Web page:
‘Dangerous Thug’ Ad Sparks Controversy, Protest from NAACP

By now we’re used to politicians hitting below the belt when running for elected positions, especially in their political ads.

But how far is too far?

The race for governor is underway in the state of Louisiana, and the New Orleans branch of the NAACP is quite upset with U.S. Sen. David Vitter. The civil rights organization called on him to stop airing a television ad telling viewers that his Democratic rival, Rep. John Bel Edwards, would release thousands of “dangerous thugs” from prison if elected.

Morris Reed is president of the chapter. He accused Vitter’s campaign of “race baiting” and seeking to “strike fear in the hearts of the white community,” according to The New Orleans Advocate.

The advertisement seeks to tie Edwards to President Barack Obama by invoking remarks he made last month at Southern University about the need to stem the growth of the state’s prison population.

President Obama has advocated for the release of thousands of federal prisoners. The ad warns that, like the president, Edwards will also set thousands of convicts free.

The narration is accompanied by imagery that plays off of a popular stereotype regarding “thugs.” An image of a Black man wearing a do-rag and a white man sipping a beer is shown as a narrator says, “5,500 dangerous thugs, drug dealers…back into our neighborhood.”

Reed took offense to the ad’s inclusion of the word “thug.” He described the term as a slur comparable to the N-word.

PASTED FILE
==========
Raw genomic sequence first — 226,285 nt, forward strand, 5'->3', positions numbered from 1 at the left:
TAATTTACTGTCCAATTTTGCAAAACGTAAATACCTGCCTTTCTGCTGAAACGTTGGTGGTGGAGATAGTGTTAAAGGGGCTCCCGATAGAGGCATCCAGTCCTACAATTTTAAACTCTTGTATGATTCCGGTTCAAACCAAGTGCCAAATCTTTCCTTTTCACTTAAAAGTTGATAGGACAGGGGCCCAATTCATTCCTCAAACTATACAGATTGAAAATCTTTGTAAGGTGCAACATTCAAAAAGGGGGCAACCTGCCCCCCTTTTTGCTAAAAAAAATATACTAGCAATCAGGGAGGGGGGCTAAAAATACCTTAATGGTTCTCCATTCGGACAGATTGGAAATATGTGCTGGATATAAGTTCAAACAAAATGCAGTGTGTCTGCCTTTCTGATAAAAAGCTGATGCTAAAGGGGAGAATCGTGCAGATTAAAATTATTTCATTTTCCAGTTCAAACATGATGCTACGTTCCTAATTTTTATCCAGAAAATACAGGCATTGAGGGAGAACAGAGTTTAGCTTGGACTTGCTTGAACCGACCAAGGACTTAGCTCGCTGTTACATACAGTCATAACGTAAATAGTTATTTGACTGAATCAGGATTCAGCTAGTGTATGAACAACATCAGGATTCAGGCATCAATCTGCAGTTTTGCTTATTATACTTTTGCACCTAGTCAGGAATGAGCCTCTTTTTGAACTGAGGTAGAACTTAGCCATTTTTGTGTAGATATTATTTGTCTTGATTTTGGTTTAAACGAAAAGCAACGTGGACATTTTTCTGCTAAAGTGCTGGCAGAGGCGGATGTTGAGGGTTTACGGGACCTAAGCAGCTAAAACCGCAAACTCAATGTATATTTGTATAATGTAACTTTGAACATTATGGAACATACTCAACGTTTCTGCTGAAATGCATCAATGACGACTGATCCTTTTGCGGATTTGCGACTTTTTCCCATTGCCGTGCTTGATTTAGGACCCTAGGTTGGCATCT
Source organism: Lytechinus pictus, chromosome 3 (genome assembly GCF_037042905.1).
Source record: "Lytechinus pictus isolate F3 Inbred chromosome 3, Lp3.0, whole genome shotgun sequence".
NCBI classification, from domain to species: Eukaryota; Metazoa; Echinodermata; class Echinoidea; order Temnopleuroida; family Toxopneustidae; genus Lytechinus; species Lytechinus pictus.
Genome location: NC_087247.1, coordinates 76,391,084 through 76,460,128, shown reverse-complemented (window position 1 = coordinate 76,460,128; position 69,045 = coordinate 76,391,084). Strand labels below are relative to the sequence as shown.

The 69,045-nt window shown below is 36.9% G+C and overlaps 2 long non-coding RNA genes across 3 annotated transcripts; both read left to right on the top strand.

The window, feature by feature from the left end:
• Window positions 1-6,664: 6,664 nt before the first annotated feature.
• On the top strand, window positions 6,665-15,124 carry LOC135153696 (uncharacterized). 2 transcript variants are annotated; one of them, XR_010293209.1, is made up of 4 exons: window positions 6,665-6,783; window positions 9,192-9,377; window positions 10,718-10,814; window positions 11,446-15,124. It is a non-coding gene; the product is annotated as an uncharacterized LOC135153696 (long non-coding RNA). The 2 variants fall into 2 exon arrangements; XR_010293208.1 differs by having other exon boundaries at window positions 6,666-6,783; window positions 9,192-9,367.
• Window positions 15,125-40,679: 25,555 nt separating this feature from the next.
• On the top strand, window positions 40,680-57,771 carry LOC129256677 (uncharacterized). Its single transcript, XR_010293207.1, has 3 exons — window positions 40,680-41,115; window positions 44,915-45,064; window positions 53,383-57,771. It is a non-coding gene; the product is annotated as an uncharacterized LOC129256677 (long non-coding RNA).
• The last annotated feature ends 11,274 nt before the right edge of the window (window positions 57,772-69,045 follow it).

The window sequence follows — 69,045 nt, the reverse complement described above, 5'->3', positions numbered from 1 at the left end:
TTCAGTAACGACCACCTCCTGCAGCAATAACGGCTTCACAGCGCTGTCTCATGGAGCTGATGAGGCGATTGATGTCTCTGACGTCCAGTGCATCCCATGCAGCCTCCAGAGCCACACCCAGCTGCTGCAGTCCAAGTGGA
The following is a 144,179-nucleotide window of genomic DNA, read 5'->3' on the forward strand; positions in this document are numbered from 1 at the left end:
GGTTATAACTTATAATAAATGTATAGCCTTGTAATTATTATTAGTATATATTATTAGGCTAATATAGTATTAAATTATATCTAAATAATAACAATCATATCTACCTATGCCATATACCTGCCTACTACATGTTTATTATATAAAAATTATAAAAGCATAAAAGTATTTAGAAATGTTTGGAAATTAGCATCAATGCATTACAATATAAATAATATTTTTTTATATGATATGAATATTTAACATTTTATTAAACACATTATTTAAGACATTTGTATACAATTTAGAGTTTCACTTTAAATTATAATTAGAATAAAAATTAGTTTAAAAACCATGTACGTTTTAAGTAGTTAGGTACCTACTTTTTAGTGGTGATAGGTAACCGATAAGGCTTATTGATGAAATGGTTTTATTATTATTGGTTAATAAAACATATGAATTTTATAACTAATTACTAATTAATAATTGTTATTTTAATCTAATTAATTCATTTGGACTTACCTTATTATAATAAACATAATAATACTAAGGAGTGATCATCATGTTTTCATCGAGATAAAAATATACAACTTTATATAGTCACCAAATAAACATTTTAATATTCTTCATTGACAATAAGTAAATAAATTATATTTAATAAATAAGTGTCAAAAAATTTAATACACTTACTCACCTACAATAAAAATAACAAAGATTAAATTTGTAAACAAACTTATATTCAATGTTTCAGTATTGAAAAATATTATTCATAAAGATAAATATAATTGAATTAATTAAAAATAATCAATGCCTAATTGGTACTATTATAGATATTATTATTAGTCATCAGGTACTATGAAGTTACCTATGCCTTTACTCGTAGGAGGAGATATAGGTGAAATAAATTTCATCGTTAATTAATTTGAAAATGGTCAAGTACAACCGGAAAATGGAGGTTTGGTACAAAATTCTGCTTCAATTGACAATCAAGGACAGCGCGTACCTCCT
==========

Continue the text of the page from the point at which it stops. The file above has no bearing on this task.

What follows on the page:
See Also
land for sale

“It attempts to polarize, in our opinion, the races in our state, by driving awedge between the Black community and white community and attempting to frighten the white community about the possible release of a large number of inmates from the prison system,” the former prosecutor and Criminal District Court judge said. “We don’t think we should blanket the entire prison community as thugs.”

It’s not secret that many Americans associate the word “thug” with a Black, male, baggy pants wearing individual. Creating an ad that plays on the fear possessed by many Americans during a time of tense racial tension does us all a disservice.

Click here to view the ad.


Sign up for the EBONY Newsletter


Sign up for the EBONY Newsletter

When you sign up for the EBONY newsletter, you’ll be the first to know about all the latest news and updates that are important to you. Gain access to exclusive interviews, videos, special events, and product giveaways delivered right to your inbox!